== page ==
business cycle. Do these two papers contradict each other?
I do not think there is any substantive contradiction,
as those two papers address somewhat different sets of issues.
In the 2003 JME paper on "Endogenous Money or Sticky Prices," I try
to distinguish between two interpretations of the observed correlations
between nominal variables, like the nominal money stock or the short-term
nominal interest rate, and real variables, like aggregate output.
The first interpretation, present most famously in the work of Friedman
and Schwartz, attributes this correlation to a causal channel, involving
short-run monetary nonneutrality, running from policy-induced changes in
the nominal variables to subsequent changes in real variables. The second
interpretation, first associated with James Tobin's critique of the
Friedman-Schwartz hypothesis but also advanced by others--most notably by
Scott Freeman in some of his best work--attributes these correlations
instead to a channel of "reverse causation," according to which
movements in real output, driven by nonmonetary shocks, give rise to
movements in nominal variables as the monetary authority and the private
banking system also respond systematically to those shocks. My JME paper
finds that an element of monetary nonneutrality, perhaps reflecting the
presence of nominal price rigidity, does seem important in accounting for
the correlations that we find in the data. But the endogenous money or
reserve causation story contains an important element of truth as well--a
full understanding of the postwar US data, in order words, requires that
one take seriously the high likelihood that causality runs in both
The 2004 JMCB paper on "Money's Role in the Monetary Business Cycle," as I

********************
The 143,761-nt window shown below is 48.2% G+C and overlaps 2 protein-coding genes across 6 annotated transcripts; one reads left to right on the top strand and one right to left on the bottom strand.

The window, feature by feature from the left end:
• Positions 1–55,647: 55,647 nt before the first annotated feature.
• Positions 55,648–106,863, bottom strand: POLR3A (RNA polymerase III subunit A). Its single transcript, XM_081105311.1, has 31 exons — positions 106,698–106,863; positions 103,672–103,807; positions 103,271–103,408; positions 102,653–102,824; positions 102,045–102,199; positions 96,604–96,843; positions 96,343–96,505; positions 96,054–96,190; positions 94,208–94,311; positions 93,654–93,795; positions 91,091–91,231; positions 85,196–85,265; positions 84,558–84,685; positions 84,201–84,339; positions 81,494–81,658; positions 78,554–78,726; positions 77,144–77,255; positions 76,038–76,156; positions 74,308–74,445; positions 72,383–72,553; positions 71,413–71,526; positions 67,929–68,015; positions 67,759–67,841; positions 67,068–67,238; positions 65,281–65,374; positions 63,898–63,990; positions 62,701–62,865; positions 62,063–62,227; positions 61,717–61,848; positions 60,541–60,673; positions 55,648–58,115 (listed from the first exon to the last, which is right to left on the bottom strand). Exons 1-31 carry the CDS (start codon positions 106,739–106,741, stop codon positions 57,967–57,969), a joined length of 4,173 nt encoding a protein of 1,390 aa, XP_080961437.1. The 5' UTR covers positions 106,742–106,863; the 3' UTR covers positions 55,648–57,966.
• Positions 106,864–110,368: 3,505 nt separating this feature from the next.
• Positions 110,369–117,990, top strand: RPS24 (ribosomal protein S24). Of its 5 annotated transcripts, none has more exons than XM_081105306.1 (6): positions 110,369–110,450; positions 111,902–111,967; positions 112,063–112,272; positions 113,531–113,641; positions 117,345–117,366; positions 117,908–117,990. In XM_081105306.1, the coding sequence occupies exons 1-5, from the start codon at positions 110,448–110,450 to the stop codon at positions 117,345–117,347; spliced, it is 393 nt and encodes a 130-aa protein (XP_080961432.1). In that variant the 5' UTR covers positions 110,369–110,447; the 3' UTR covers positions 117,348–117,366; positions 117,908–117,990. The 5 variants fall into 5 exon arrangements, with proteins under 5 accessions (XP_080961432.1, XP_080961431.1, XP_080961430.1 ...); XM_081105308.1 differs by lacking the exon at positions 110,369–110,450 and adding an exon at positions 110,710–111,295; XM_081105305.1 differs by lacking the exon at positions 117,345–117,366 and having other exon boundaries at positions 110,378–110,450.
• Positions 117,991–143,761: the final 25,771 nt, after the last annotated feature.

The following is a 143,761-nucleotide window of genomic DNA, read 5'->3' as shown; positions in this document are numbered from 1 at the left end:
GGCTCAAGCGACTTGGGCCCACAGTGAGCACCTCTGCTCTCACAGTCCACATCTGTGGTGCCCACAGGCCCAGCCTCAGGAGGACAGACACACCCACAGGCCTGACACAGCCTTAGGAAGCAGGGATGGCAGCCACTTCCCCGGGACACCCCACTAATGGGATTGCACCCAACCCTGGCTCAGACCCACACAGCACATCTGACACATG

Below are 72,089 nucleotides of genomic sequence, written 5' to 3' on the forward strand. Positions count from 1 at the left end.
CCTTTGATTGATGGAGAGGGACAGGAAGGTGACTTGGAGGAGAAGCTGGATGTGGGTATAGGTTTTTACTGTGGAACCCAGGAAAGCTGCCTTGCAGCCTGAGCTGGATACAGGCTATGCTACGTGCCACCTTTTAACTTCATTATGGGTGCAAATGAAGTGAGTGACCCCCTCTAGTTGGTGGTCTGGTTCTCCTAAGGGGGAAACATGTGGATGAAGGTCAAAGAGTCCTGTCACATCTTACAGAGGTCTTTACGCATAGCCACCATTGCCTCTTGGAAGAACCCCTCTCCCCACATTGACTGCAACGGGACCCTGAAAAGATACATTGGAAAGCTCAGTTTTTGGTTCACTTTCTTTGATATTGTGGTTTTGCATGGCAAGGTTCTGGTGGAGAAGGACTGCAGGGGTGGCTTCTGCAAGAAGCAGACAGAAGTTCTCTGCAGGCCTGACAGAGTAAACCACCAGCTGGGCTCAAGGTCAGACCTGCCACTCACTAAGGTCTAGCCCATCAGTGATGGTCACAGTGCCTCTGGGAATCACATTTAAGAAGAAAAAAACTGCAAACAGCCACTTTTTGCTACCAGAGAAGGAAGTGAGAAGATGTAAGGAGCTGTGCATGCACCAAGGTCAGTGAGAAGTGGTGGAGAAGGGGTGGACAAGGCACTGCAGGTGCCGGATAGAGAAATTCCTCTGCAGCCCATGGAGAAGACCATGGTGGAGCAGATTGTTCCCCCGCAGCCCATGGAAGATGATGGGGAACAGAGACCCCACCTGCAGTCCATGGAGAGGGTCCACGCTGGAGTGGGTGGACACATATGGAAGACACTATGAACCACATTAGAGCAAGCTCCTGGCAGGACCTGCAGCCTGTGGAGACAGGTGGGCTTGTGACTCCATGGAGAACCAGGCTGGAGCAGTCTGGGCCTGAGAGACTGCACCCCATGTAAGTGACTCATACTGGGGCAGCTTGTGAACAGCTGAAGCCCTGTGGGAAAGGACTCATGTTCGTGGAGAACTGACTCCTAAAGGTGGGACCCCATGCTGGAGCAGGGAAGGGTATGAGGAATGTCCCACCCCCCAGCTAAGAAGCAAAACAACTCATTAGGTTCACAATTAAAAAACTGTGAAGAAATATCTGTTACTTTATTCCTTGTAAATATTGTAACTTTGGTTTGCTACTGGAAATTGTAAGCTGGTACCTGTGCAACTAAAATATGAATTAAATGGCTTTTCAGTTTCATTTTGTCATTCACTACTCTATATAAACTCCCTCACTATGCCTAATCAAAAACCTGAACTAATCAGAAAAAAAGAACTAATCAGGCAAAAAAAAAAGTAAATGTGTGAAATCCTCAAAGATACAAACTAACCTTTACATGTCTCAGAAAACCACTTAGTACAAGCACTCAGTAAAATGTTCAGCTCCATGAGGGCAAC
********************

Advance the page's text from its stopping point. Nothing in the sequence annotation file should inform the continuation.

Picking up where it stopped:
said, addresses a slightly different set of issues. It asks, conditional
on having a model with monetary nonneutrality, whether the effects of
monetary policy are transmitted to real output through movements in the
nominal interest rate or through movements in the money stock. That paper
finds that, at least when it comes to explaining the post-1980 US data,
movements in the nominal interest rate seem to be what really matter for
understanding the dynamic behavior of output and inflation. Importantly,
though, that result by no means implies that policy-induced movements in
the monetary base or in the broad monetary aggregates have no impact on
output or inflation--to the contrary my estimated model does imply that
movements in M matter. The point is more subtle: movements in M do matter,
but they matter because those movements in M give rise first to movements
Your question is a good one, though, since it gets at a much bigger and
more important result that comes out of the recent literature on New
Keynesian economics. The dynamic, stochastic, New Keynesian models of
today are very, very different from older style Keynesian models in that
they admit that output can fluctuate for many reasons, not just in
response to changes in monetary policy or other so-called demand-side
disturbances, but also in response to shocks like the technology shock
from Kydland and Prescott's real business cycle model. Likewise, these New